A power cut across swathes of England and Wales left almost a million people without electricity as traffic lights were knocked out, trains came to a standstill and aircraft were grounded during rush hour.
Passengers described “apocalyptic” scenes after the outage hit shortly before 5pm on Friday as people prepared to head home for the weekend.
Commuters were left using their phones as torches to find their way out of underground stations and airports, while British Transport Police officers were called in to assist station staff and crowds.
London Kings Cross station was closed to avoid overcrowding and passengers were also unable to travel from nearby St Pancras. Transport for London drafted in police officers in to manage busy junctions.
The National Grid Electricity System Operator later said issues with two generators were to blame for blackouts across London and the southeast, midlands, southwest, northeast and northwest.
A spokeswoman for UK Power Networks, which covers London, the southeast and east of England, said about 300,000 customers were hit by the power cut, while Western Power Distribution said about 500,000 people were affected in the midlands, southwest and Wales.
At least 110,000 Northern Powergrid customers in Yorkshire and the northeast also lost power, while at least 26,000 people were without electricity in the northwest, Electricity North West said.
Many people reported that the outage lasted just a few minutes, but there was a knock-on effect for rail and road commuters as delays continued into the evening.
One commuter described the scene at Clapham Junction in southwest London as “something out of an apocalyptic film”.
Harriet Jackson, 26, said she realised that “nothing was open and there was hardly any phone signal” when she emerged from Clapham Junction station at about 5pm.
She added: “All the traffic lights were down, but there were no police present, which meant it was dangerous to cross – cars weren’t stopping either. It was like witnessing something out of an apocalyptic film.
“No one knew what was going on and, given it’s a Friday afternoon, it’s the last thing you want to encounter.”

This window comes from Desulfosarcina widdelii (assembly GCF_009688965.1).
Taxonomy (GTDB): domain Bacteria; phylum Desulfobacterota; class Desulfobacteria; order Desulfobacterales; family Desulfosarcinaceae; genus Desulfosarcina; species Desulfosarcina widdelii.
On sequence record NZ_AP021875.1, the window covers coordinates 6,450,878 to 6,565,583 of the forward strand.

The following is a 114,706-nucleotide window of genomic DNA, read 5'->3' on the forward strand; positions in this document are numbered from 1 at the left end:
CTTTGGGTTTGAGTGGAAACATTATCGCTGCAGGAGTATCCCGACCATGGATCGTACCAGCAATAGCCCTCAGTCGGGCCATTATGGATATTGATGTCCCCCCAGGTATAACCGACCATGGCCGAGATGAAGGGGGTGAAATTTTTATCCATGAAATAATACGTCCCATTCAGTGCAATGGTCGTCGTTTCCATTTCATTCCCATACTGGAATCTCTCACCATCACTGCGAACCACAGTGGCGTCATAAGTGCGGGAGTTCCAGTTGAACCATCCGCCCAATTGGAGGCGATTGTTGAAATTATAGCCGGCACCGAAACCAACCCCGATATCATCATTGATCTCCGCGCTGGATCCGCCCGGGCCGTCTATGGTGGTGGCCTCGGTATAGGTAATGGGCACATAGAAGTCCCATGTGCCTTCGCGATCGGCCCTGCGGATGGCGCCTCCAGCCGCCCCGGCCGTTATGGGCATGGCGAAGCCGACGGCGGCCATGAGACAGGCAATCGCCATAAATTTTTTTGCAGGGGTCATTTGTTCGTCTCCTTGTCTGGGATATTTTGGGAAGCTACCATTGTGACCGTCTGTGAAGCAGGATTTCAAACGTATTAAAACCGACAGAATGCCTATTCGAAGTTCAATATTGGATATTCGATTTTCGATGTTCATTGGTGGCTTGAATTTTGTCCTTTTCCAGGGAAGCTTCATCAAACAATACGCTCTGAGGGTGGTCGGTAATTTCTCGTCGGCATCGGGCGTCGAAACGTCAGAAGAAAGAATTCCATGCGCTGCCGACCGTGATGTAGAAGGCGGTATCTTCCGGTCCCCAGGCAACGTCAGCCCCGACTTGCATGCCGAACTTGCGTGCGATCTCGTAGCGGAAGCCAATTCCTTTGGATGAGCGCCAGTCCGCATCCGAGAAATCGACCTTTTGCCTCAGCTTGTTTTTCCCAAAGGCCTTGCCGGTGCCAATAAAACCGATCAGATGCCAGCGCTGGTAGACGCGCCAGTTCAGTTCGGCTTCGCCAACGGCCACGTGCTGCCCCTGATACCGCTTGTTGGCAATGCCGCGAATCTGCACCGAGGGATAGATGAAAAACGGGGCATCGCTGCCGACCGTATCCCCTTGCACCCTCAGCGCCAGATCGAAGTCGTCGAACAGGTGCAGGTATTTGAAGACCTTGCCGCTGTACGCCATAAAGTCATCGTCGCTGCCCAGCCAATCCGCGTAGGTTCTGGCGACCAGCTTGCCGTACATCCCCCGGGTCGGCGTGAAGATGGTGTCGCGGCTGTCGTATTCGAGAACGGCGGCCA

Newcastle Airport was also plunged into darkness when the power cut out for about 15 minutes, according to one traveller.
Scott McKenzie, 31, from Cardiff, said: “It was a bit worrying to start – more so because various alarms were going off and staff clearly didn’t quite know what was going on either.
“Some of the spaces in the airport have little daylight – we were literally plunged into darkness and people were using their phones as torches to see and get around.”
A back-up generator failed at Ipswich Hospital after the power cut, a spokeswoman said. The generator which was supposed to supply power to outpatient areas of the hospital did not work as expected.
"There were some issues with regard to our outpatient areas and the generator that provides cover (to them)," said the spokeswoman for East Suffolk and North Essex NHS Foundation Trust.
She said other generators "kicked in as was required" and "patients were kept safe and cared for throughout".
The problems lasted about 15 minutes before power was fully restored, she added.
Problems with power were first detected late on Friday afternoon, when UK Power Networks, who control power lines for London and the southeast, and Western Power Distribution in midlands, the southwest and Wales, both confirmed widespread outages.
UK Power Networks tweeted: “We’re aware of a power cut affecting large parts of London and South East. We believe this is due to a failure on National Grid’s network, which is affecting our customers.”
Western Power Distribution shared a similar message, and said they were in the process of restoring power to customers.
Thousands of people were also left disappointed after severe weather caused weekend events to be cancelled and disrupted across England.
High-profile music festivals such as Boardmasters and smaller events, including a kite festival, were called off after the Met Office issued weather warnings for rain, wind and thunderstorms across the country.
Press Association contributed to this report.
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